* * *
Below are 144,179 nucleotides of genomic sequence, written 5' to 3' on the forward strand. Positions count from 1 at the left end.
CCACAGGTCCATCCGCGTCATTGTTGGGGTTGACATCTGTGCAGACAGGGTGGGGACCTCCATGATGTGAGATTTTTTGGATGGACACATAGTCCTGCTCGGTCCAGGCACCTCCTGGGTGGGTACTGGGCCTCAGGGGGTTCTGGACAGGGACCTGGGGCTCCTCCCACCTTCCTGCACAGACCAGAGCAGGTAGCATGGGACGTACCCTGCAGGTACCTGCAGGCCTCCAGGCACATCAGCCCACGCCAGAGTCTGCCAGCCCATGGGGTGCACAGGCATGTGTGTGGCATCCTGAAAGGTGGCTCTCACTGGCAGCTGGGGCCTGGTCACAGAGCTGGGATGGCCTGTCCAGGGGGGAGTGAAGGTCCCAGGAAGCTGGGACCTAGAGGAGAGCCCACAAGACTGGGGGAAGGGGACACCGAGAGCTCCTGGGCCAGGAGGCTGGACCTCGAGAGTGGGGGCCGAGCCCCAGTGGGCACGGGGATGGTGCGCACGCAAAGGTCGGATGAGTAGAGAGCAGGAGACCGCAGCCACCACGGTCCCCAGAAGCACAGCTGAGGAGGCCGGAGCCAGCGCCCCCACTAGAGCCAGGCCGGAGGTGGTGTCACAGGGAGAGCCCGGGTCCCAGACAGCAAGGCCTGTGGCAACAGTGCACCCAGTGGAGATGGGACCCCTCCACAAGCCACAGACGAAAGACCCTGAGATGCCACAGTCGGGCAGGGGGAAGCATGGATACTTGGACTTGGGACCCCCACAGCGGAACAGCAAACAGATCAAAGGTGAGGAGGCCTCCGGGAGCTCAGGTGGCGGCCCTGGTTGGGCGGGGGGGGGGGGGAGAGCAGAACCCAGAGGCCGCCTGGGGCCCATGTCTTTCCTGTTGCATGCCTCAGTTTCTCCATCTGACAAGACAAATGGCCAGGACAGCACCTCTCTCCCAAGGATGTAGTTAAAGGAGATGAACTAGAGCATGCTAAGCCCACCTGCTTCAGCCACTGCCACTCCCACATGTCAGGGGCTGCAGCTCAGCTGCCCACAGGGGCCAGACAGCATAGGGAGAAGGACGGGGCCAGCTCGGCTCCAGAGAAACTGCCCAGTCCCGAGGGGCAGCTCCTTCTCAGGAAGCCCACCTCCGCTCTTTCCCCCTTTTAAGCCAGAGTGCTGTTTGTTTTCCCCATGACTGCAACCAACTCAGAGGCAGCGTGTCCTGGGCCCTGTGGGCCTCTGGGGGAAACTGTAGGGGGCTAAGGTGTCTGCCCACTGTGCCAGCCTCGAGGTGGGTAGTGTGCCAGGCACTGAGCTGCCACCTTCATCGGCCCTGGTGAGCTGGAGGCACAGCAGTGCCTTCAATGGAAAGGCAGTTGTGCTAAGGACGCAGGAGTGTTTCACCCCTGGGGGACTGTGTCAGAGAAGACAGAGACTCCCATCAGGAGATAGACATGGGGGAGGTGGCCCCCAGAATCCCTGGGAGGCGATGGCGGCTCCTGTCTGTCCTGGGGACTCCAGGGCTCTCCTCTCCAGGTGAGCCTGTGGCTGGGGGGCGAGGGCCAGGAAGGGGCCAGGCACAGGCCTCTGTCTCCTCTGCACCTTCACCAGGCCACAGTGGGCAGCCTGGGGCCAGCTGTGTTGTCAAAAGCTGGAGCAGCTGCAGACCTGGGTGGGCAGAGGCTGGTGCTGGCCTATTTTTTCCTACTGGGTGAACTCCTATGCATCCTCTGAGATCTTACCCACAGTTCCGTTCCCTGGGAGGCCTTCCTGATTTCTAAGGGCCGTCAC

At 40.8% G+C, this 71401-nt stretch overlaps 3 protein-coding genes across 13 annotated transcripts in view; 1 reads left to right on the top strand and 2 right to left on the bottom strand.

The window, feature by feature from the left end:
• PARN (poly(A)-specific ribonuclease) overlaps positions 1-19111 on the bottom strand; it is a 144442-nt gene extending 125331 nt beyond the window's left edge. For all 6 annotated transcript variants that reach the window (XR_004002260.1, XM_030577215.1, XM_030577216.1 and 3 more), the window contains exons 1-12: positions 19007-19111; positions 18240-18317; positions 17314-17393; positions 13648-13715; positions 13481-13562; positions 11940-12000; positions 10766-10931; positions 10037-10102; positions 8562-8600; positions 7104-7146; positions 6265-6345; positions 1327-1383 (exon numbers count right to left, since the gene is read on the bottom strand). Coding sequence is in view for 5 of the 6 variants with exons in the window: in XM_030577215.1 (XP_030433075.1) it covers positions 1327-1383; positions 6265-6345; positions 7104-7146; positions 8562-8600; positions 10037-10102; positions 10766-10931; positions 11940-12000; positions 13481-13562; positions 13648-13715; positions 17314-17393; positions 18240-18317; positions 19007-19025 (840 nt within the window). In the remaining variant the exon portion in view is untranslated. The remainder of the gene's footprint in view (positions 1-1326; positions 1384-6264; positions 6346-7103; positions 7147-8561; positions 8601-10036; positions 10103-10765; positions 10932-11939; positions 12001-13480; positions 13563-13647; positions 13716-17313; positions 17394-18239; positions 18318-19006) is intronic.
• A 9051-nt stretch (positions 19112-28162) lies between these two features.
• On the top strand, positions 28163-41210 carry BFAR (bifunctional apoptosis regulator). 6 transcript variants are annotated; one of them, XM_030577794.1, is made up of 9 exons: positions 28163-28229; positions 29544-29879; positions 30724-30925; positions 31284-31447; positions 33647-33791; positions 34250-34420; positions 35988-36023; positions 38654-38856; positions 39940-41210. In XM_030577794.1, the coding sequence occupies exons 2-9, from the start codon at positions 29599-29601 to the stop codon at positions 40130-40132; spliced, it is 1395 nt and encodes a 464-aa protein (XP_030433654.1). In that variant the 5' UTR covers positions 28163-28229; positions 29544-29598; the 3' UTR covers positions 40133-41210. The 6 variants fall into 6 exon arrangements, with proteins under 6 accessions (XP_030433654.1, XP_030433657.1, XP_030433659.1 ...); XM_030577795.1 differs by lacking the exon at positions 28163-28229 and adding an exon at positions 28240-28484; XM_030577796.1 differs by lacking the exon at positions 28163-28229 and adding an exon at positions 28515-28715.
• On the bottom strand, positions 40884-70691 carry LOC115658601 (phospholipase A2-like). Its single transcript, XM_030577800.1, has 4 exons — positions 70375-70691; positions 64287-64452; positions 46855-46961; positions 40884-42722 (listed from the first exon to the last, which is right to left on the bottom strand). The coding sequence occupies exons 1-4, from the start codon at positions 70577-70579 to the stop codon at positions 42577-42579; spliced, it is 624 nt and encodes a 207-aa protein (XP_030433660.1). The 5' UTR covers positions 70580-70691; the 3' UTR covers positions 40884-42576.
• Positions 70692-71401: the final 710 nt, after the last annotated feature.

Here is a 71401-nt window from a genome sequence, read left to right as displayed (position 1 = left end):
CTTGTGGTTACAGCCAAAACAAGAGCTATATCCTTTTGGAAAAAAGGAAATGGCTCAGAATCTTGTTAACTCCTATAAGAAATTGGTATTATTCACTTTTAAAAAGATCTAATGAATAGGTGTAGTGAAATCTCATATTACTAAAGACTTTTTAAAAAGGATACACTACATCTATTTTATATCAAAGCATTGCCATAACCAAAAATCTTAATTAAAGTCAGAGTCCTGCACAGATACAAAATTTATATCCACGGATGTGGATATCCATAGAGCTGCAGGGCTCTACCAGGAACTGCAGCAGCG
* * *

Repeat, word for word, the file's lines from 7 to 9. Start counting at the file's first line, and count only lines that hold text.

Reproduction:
• On the top strand, positions 28163-41210 carry BFAR (bifunctional apoptosis regulator). 6 transcript variants are annotated; one of them, XM_030577794.1, is made up of 9 exons: positions 28163-28229; positions 29544-29879; positions 30724-30925; positions 31284-31447; positions 33647-33791; positions 34250-34420; positions 35988-36023; positions 38654-38856; positions 39940-41210. In XM_030577794.1, the coding sequence occupies exons 2-9, from the start codon at positions 29599-29601 to the stop codon at positions 40130-40132; spliced, it is 1395 nt and encodes a 464-aa protein (XP_030433654.1). In that variant the 5' UTR covers positions 28163-28229; positions 29544-29598; the 3' UTR covers positions 40133-41210. The 6 variants fall into 6 exon arrangements, with proteins under 6 accessions (XP_030433654.1, XP_030433657.1, XP_030433659.1 ...); XM_030577795.1 differs by lacking the exon at positions 28163-28229 and adding an exon at positions 28240-28484; XM_030577796.1 differs by lacking the exon at positions 28163-28229 and adding an exon at positions 28515-28715.
• On the bottom strand, positions 40884-70691 carry LOC115658601 (phospholipase A2-like). Its single transcript, XM_030577800.1, has 4 exons — positions 70375-70691; positions 64287-64452; positions 46855-46961; positions 40884-42722 (listed from the first exon to the last, which is right to left on the bottom strand). The coding sequence occupies exons 1-4, from the start codon at positions 70577-70579 to the stop codon at positions 42577-42579; spliced, it is 624 nt and encodes a 207-aa protein (XP_030433660.1). The 5' UTR covers positions 70580-70691; the 3' UTR covers positions 40884-42576.
• Positions 70692-71401: the final 710 nt, after the last annotated feature.